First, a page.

April 17, 2019
There’s a three-word phrase that’s terrifying just about everyone these days. If you take it at face value, it could trick you into making a dangerous mistake with your retirement.
The Yield-Curve Panic
This chart tracks the spread between yields on the 10-year Treasury and the 2-year Treasury. In normal times, the shorter-term bond pays a smaller yield than the longer-term bond. But the difference between the two has gotten smaller and is now close to going negative.
That’s where our dangerous phrase comes from: this situation is known as an inverted yield curve.
The upshot? Every time the yield curve has inverted, a recession has followed, as you can see in the chart below (the shaded areas indicate recessions):
Tough Times Ahead?
In fact, we’ve already seen the 10-year Treasury yield invert with the yield on an even shorter-term note.
This is the spread between the three-month and 10-year Treasuries, which, as you can see, went negative at the end of March. Some pundits have said seals the deal: a recession is imminent. And thanks to the recent stock run-up, many are saying that now is the time to sell.
Don’t take the bait. As my colleague, Brett Owens recently wrote in “3 ‘Yield-Curve-Proof’ Buys for 7%+ Dividends and Upside,” now is the time to buy, with a touch of prudence as we do.
Why Now Is Not the Time to Worry
How can I be so sure we’re still on solid ground here?
It all comes back to history—and the fact that there’s a massive gap between the inversion of the yield curve and the onset of a recession.
This is something you rarely hear about. In fact, when you hear warnings of recession doom and gloom, there’s always a panicked tone, as if the collapse is just around the corner. That’s because doom and gloom sell.
But the hype is just that: hype. There is, in fact, over a year and a half, on average, between an inversion of the yield curve and the start of a recession:
Date of First Yield Curve Inversion Date of Recession Time Delay (days) August 18, 1978 January 1, 1980 501 September 12, 1980 July 1, 1981 292 December 13, 1988 July 1, 1990 565 May 26, 1998 March 1, 2001 1010 February 2, 2000 March 1, 2001 393 December 27, 2005 December 1, 2007 704 Average delay: 577.5 days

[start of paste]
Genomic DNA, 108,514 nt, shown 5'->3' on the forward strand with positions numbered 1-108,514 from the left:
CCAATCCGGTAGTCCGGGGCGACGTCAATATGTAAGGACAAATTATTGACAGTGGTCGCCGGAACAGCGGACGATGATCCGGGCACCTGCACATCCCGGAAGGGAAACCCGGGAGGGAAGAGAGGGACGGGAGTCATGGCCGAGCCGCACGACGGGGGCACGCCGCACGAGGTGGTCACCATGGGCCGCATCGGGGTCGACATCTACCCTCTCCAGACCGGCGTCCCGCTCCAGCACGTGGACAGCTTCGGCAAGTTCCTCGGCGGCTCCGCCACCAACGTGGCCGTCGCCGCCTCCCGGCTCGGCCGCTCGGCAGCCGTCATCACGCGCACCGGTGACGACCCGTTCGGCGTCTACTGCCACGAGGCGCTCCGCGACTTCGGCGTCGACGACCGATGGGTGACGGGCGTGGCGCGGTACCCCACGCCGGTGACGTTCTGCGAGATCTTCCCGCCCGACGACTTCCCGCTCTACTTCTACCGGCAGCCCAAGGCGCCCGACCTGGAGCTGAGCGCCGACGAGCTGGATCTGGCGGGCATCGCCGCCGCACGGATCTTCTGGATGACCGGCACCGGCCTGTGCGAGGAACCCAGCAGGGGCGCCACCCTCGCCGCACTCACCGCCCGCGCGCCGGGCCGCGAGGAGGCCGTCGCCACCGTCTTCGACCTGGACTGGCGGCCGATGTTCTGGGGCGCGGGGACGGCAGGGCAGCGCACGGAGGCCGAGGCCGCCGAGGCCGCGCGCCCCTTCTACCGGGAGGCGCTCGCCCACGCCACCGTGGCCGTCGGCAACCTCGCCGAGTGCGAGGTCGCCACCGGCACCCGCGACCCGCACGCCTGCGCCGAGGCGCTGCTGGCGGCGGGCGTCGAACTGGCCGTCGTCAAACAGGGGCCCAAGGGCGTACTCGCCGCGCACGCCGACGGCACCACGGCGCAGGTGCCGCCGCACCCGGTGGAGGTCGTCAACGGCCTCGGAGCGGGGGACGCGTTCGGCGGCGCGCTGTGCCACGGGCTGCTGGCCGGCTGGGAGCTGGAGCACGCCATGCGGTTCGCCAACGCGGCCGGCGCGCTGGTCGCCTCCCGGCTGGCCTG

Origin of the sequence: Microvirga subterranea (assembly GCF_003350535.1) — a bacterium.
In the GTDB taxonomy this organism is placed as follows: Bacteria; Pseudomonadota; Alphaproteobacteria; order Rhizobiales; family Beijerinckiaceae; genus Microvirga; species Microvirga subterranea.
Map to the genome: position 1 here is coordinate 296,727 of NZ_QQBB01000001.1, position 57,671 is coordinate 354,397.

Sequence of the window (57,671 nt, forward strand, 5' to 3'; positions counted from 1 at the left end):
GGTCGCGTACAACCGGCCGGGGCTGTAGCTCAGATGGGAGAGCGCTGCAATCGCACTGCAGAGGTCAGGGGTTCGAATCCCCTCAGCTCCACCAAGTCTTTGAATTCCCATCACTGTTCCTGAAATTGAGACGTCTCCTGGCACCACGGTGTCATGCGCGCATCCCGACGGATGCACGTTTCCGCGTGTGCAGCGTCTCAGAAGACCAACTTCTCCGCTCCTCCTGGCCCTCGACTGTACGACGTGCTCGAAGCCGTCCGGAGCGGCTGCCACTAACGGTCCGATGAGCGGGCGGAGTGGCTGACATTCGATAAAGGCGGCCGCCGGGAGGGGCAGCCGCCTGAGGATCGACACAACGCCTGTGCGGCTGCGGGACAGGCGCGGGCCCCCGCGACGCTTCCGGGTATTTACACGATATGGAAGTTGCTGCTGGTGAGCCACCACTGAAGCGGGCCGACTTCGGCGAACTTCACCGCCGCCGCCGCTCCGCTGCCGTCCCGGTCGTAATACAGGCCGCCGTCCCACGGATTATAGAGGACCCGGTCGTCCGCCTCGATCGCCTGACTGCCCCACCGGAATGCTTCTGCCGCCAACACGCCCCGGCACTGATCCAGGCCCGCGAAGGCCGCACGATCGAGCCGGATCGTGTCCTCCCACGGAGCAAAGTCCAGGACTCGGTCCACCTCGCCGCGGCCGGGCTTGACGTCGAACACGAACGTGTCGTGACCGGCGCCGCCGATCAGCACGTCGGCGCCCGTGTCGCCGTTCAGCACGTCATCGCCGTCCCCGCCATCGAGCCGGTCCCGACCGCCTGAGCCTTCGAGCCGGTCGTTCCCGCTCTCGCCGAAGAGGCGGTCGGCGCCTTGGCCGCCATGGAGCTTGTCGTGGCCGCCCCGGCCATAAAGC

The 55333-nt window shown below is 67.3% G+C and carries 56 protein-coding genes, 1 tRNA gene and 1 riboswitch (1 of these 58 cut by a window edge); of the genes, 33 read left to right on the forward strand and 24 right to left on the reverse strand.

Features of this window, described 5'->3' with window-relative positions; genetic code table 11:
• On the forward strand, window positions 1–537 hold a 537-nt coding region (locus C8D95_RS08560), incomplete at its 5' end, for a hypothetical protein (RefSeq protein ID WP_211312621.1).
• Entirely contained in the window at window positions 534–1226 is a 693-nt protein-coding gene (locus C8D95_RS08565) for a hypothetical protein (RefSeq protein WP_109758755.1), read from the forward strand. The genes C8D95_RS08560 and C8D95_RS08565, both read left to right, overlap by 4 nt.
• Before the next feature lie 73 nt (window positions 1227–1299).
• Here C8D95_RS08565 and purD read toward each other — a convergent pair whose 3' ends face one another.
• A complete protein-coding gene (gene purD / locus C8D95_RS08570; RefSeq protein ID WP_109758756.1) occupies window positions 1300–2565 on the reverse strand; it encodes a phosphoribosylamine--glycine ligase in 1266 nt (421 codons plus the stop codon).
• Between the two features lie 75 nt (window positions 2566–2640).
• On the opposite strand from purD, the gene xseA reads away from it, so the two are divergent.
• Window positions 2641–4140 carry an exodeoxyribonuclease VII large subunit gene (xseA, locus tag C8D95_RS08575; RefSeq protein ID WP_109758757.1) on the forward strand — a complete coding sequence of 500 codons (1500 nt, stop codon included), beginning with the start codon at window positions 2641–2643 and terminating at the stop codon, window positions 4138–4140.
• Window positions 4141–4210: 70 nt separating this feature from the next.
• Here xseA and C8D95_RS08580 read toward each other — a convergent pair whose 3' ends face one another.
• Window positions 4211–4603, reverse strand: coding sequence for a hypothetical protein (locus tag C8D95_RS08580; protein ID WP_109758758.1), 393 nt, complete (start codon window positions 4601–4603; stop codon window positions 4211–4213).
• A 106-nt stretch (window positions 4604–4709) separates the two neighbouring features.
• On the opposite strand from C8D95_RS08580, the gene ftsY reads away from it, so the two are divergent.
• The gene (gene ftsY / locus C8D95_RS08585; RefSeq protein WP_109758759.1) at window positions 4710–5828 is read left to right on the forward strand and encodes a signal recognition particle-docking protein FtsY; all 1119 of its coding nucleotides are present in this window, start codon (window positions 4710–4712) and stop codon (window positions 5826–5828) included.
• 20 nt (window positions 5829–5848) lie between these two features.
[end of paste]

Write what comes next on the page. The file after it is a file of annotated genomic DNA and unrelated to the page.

Look at the dot-com-bubble yield inversion of 1998, which occurred a staggering 1,010 days before the recession began! If you sold the day that inversion started and bought back when the recession ended in November 2001, you would have missed some serious upside (not to mention dividends and dividend growth, too):
“Inversion” Triggers Big Market Spike
In finance, they say being right and too early is the same as being wrong, and this is why. However, what if you waited the average 577 days after the curve inverted to sell and then bought again when the recession ended? Here’s where things get interesting:
Patient Move Helps Sidestep Drop
This more patient move would have helped you avoid a 21.9% downturn over a two-year time period. (Note, however, that we still don’t recommend selling on indicators like this, because you’ll, of course, miss out on dividend payouts, like the 7.1%, on average, my CEF Insider portfolio is delivering now. Moreover, the market quickly recouped that decline anyway.)
Forget the Yield Curve: Here’s When to Expect the Next Recession
Let’s fast forward to today. While we aren’t at a yield-curve inversion yet, at the pace we’re going, the yields on the two-year and 10-year Treasuries will likely invert by summer 2020, assuming the last year’s rate of change continues.
Going from that, and going by the average delay from the time this indicator shows up to an actual recession (based on the last six recessions), that would mean we’re due for a recession to start at the very end of 2021. In other words, we have over two and a half years of growth to go before we need to even think about a recession coming.
Your takeaway is simple: relax. The long expansion that was ahead of us years ago is no longer here, but there’s no need to panic. In fact, while it’s wise to be more cautious than we needed to be in, say, 2012 or 2013, we’re still likely looking at plenty more stock-market gains ahead.